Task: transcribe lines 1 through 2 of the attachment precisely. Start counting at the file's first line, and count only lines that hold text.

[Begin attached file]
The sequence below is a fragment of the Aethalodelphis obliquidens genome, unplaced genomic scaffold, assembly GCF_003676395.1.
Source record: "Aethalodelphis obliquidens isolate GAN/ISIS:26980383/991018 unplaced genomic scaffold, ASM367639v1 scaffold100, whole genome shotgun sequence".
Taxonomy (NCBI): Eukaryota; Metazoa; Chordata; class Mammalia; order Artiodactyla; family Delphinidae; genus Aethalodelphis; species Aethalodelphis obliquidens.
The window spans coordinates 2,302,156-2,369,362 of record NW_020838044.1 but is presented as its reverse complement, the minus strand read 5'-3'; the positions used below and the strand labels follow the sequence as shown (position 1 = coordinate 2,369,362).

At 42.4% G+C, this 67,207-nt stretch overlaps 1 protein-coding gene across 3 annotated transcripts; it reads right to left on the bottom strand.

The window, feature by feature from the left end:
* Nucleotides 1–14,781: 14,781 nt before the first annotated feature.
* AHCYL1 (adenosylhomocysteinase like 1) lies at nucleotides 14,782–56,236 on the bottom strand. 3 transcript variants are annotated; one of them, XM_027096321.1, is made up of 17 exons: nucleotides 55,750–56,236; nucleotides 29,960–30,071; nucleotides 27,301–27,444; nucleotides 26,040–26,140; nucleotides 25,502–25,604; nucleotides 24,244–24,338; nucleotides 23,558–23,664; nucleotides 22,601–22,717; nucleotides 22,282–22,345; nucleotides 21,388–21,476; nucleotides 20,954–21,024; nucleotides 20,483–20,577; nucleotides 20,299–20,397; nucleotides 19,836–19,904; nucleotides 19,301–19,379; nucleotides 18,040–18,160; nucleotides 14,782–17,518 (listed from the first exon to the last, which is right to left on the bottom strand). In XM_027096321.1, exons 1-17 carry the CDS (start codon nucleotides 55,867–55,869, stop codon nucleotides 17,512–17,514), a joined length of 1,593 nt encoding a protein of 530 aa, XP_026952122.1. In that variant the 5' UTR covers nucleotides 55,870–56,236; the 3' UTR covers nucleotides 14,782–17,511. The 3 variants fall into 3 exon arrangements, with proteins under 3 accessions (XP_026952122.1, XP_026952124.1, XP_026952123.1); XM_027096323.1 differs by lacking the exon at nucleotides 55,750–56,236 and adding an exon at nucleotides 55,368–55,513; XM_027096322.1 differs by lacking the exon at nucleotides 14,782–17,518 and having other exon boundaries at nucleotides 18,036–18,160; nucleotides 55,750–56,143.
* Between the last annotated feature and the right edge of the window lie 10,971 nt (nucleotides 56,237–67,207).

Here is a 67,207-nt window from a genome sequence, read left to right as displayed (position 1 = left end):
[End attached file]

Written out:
The sequence below is a fragment of the Aethalodelphis obliquidens genome, unplaced genomic scaffold, assembly GCF_003676395.1.
Source record: "Aethalodelphis obliquidens isolate GAN/ISIS:26980383/991018 unplaced genomic scaffold, ASM367639v1 scaffold100, whole genome shotgun sequence".